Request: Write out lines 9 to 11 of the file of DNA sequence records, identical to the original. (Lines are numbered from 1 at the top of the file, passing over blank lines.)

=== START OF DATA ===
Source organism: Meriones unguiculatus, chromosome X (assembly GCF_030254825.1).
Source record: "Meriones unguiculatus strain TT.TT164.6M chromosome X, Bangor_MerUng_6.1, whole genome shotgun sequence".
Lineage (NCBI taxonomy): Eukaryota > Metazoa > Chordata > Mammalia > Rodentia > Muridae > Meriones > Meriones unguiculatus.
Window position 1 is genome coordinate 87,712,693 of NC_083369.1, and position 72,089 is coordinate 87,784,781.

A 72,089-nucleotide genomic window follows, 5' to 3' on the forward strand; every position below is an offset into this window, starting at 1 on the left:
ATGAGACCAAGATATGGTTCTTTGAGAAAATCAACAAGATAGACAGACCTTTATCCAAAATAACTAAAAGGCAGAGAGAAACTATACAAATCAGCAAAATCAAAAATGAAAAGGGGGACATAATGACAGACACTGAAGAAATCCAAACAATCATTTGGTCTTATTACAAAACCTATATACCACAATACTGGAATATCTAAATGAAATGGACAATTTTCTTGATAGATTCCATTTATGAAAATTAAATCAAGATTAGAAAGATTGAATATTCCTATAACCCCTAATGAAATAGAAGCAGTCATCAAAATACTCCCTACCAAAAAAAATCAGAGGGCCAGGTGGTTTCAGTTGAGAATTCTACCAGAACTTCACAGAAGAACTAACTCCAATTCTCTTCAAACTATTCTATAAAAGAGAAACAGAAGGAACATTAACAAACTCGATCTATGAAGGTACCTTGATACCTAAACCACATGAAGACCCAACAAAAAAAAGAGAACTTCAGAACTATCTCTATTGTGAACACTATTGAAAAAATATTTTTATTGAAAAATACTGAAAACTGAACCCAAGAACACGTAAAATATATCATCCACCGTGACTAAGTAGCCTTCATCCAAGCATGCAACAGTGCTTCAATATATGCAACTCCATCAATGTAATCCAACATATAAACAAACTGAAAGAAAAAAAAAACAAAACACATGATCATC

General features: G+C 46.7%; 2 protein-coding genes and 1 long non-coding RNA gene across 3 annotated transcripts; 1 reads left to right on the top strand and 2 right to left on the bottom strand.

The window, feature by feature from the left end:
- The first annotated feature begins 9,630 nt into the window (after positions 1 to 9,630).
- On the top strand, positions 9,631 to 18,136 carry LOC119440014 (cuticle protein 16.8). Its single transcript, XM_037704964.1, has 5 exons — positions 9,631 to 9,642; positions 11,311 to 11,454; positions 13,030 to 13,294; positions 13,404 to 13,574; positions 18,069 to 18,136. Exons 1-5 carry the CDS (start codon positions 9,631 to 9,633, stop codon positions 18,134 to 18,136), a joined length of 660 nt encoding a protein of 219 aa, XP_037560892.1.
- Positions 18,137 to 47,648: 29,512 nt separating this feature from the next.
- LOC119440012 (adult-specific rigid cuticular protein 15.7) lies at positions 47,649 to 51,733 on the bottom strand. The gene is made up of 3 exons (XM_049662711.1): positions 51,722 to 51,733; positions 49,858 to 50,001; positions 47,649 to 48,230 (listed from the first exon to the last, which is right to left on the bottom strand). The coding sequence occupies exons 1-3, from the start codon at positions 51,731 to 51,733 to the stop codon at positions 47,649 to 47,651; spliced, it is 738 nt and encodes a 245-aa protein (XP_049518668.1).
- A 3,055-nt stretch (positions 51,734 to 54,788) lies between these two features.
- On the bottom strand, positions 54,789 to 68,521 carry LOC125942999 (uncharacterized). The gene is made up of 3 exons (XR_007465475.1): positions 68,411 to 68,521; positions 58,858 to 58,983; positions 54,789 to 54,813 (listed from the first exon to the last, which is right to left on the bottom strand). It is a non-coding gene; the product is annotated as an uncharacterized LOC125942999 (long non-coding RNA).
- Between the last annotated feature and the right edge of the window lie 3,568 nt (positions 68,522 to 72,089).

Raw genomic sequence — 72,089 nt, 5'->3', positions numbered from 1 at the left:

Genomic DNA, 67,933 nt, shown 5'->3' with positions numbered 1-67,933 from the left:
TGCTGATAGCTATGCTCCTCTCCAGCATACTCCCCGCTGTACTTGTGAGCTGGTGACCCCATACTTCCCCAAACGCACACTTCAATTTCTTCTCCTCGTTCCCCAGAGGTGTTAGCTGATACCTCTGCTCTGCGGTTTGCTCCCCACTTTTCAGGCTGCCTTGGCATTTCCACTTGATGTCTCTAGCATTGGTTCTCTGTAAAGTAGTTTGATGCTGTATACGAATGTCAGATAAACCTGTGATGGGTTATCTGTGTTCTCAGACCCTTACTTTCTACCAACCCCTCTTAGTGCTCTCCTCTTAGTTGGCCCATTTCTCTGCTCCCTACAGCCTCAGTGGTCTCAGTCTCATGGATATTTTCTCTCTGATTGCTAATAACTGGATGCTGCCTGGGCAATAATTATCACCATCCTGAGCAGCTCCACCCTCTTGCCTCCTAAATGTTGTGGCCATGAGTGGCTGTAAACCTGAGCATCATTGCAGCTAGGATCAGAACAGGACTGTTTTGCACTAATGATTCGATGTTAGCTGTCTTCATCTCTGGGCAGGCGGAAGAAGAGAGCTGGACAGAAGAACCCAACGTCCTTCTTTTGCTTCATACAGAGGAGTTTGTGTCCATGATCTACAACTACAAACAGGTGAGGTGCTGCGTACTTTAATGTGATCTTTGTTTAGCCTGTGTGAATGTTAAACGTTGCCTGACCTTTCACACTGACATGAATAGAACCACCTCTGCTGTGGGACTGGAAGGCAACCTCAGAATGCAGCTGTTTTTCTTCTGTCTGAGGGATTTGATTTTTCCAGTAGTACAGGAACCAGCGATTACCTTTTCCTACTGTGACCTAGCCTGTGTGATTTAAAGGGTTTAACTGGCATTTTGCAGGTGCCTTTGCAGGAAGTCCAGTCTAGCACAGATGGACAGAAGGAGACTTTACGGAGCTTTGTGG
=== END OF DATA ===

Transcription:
- The first annotated feature begins 9,630 nt into the window (after positions 1 to 9,630).
- On the top strand, positions 9,631 to 18,136 carry LOC119440014 (cuticle protein 16.8). Its single transcript, XM_037704964.1, has 5 exons — positions 9,631 to 9,642; positions 11,311 to 11,454; positions 13,030 to 13,294; positions 13,404 to 13,574; positions 18,069 to 18,136. Exons 1-5 carry the CDS (start codon positions 9,631 to 9,633, stop codon positions 18,134 to 18,136), a joined length of 660 nt encoding a protein of 219 aa, XP_037560892.1.
- Positions 18,137 to 47,648: 29,512 nt separating this feature from the next.